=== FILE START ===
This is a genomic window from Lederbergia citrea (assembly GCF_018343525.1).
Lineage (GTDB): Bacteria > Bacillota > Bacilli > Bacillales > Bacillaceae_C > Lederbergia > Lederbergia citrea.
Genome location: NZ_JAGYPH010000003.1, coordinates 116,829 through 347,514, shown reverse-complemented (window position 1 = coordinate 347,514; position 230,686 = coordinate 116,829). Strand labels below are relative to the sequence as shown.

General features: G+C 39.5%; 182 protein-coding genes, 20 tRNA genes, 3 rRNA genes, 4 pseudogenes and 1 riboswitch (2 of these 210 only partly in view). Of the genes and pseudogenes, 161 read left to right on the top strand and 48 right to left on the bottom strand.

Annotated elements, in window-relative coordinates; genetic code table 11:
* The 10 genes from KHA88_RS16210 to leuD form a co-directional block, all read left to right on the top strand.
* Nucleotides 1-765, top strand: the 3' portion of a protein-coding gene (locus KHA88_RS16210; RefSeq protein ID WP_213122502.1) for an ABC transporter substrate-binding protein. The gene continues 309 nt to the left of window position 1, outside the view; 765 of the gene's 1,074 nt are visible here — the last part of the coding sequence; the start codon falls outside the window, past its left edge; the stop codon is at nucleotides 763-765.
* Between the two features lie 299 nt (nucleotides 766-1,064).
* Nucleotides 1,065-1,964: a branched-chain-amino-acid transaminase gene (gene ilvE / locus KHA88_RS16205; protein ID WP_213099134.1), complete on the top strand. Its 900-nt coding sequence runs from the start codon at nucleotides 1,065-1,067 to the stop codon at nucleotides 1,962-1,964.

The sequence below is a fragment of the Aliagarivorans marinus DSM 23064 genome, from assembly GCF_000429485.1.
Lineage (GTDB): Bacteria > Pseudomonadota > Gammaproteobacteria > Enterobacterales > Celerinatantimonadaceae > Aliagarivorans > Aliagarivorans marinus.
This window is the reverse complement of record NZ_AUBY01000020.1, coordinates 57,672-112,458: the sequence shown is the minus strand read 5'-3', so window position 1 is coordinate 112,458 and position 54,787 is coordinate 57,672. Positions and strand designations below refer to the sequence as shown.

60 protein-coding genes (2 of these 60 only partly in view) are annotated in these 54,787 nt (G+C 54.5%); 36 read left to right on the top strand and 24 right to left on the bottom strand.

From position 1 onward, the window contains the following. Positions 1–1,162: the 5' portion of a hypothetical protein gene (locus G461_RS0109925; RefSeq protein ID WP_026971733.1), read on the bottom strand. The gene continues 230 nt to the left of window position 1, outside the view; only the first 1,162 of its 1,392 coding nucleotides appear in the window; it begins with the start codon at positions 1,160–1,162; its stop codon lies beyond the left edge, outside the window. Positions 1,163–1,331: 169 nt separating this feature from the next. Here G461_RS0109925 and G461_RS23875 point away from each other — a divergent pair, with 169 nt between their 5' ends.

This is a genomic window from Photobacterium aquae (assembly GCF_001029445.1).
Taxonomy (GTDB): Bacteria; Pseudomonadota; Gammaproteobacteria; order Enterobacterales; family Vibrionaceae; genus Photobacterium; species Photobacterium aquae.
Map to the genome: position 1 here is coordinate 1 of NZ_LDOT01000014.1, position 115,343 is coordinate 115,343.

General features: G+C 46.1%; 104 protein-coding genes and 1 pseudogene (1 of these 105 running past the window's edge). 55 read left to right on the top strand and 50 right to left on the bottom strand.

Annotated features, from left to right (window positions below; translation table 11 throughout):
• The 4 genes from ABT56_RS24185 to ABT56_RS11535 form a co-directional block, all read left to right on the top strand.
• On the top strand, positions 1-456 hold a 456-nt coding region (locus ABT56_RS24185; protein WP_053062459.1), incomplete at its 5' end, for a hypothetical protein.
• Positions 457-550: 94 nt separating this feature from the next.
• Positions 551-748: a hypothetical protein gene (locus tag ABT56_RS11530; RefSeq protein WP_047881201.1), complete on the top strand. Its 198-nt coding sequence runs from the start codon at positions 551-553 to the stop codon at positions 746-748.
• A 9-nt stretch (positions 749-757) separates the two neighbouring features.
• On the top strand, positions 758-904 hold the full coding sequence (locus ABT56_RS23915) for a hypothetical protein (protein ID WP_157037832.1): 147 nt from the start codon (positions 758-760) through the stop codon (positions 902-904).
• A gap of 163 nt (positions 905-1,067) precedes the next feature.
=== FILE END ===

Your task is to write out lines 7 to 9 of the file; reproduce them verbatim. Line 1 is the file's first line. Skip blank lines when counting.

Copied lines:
* Nucleotides 1-765, top strand: the 3' portion of a protein-coding gene (locus KHA88_RS16210; RefSeq protein ID WP_213122502.1) for an ABC transporter substrate-binding protein. The gene continues 309 nt to the left of window position 1, outside the view; 765 of the gene's 1,074 nt are visible here — the last part of the coding sequence; the start codon falls outside the window, past its left edge; the stop codon is at nucleotides 763-765.
* Between the two features lie 299 nt (nucleotides 766-1,064).
* Nucleotides 1,065-1,964: a branched-chain-amino-acid transaminase gene (gene ilvE / locus KHA88_RS16205; protein ID WP_213099134.1), complete on the top strand. Its 900-nt coding sequence runs from the start codon at nucleotides 1,065-1,067 to the stop codon at nucleotides 1,962-1,964.